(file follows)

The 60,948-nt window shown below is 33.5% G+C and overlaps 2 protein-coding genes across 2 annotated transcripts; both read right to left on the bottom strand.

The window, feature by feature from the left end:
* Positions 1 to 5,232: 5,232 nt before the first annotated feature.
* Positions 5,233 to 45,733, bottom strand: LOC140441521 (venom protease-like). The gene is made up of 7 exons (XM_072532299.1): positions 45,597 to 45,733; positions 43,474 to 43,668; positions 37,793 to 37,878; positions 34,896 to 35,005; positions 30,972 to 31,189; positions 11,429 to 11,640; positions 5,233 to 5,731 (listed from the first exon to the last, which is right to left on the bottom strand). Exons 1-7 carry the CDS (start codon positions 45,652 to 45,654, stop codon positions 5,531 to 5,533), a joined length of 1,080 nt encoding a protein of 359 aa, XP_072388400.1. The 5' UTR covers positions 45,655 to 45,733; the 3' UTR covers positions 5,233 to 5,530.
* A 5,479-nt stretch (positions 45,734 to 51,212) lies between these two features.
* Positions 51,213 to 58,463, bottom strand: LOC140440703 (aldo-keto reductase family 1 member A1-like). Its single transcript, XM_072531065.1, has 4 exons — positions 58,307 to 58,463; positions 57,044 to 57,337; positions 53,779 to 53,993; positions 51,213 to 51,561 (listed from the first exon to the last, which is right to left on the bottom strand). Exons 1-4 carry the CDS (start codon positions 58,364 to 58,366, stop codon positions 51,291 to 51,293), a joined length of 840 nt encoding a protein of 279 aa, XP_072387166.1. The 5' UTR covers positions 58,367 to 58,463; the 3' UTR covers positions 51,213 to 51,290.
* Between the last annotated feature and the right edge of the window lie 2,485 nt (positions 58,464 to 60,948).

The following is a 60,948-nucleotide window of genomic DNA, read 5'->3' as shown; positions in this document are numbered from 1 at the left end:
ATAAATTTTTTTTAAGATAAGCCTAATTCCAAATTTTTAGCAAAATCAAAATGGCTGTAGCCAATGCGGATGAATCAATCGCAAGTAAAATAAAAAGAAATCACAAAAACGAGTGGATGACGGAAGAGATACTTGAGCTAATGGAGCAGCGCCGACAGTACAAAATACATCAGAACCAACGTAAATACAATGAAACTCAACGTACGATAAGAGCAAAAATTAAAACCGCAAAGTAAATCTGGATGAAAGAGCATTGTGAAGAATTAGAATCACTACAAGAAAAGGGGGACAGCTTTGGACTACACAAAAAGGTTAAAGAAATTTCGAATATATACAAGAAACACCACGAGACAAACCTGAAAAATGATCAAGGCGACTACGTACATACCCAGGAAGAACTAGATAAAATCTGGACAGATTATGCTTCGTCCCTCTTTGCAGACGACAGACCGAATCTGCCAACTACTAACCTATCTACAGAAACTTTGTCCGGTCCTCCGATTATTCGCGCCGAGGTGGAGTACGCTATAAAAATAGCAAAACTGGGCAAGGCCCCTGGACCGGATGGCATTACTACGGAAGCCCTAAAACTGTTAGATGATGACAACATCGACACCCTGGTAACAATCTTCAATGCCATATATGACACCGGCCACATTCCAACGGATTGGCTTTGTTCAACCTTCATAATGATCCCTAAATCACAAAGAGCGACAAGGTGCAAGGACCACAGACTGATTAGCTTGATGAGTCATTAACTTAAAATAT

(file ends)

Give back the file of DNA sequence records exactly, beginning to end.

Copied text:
The 60,948-nt window shown below is 33.5% G+C and overlaps 2 protein-coding genes across 2 annotated transcripts; both read right to left on the bottom strand.

The window, feature by feature from the left end:
* Positions 1 to 5,232: 5,232 nt before the first annotated feature.
* Positions 5,233 to 45,733, bottom strand: LOC140441521 (venom protease-like). The gene is made up of 7 exons (XM_072532299.1): positions 45,597 to 45,733; positions 43,474 to 43,668; positions 37,793 to 37,878; positions 34,896 to 35,005; positions 30,972 to 31,189; positions 11,429 to 11,640; positions 5,233 to 5,731 (listed from the first exon to the last, which is right to left on the bottom strand). Exons 1-7 carry the CDS (start codon positions 45,652 to 45,654, stop codon positions 5,531 to 5,533), a joined length of 1,080 nt encoding a protein of 359 aa, XP_072388400.1. The 5' UTR covers positions 45,655 to 45,733; the 3' UTR covers positions 5,233 to 5,530.
* A 5,479-nt stretch (positions 45,734 to 51,212) lies between these two features.
* Positions 51,213 to 58,463, bottom strand: LOC140440703 (aldo-keto reductase family 1 member A1-like). Its single transcript, XM_072531065.1, has 4 exons — positions 58,307 to 58,463; positions 57,044 to 57,337; positions 53,779 to 53,993; positions 51,213 to 51,561 (listed from the first exon to the last, which is right to left on the bottom strand). Exons 1-4 carry the CDS (start codon positions 58,364 to 58,366, stop codon positions 51,291 to 51,293), a joined length of 840 nt encoding a protein of 279 aa, XP_072387166.1. The 5' UTR covers positions 58,367 to 58,463; the 3' UTR covers positions 51,213 to 51,290.
* Between the last annotated feature and the right edge of the window lie 2,485 nt (positions 58,464 to 60,948).

The following is a 60,948-nucleotide window of genomic DNA, read 5'->3' as shown; positions in this document are numbered from 1 at the left end:
ATAAATTTTTTTTAAGATAAGCCTAATTCCAAATTTTTAGCAAAATCAAAATGGCTGTAGCCAATGCGGATGAATCAATCGCAAGTAAAATAAAAAGAAATCACAAAAACGAGTGGATGACGGAAGAGATACTTGAGCTAATGGAGCAGCGCCGACAGTACAAAATACATCAGAACCAACGTAAATACAATGAAACTCAACGTACGATAAGAGCAAAAATTAAAACCGCAAAGTAAATCTGGATGAAAGAGCATTGTGAAGAATTAGAATCACTACAAGAAAAGGGGGACAGCTTTGGACTACACAAAAAGGTTAAAGAAATTTCGAATATATACAAGAAACACCACGAGACAAACCTGAAAAATGATCAAGGCGACTACGTACATACCCAGGAAGAACTAGATAAAATCTGGACAGATTATGCTTCGTCCCTCTTTGCAGACGACAGACCGAATCTGCCAACTACTAACCTATCTACAGAAACTTTGTCCGGTCCTCCGATTATTCGCGCCGAGGTGGAGTACGCTATAAAAATAGCAAAACTGGGCAAGGCCCCTGGACCGGATGGCATTACTACGGAAGCCCTAAAACTGTTAGATGATGACAACATCGACACCCTGGTAACAATCTTCAATGCCATATATGACACCGGCCACATTCCAACGGATTGGCTTTGTTCAACCTTCATAATGATCCCTAAATCACAAAGAGCGACAAGGTGCAAGGACCACAGACTGATTAGCTTGATGAGTCATTAACTTAAAATAT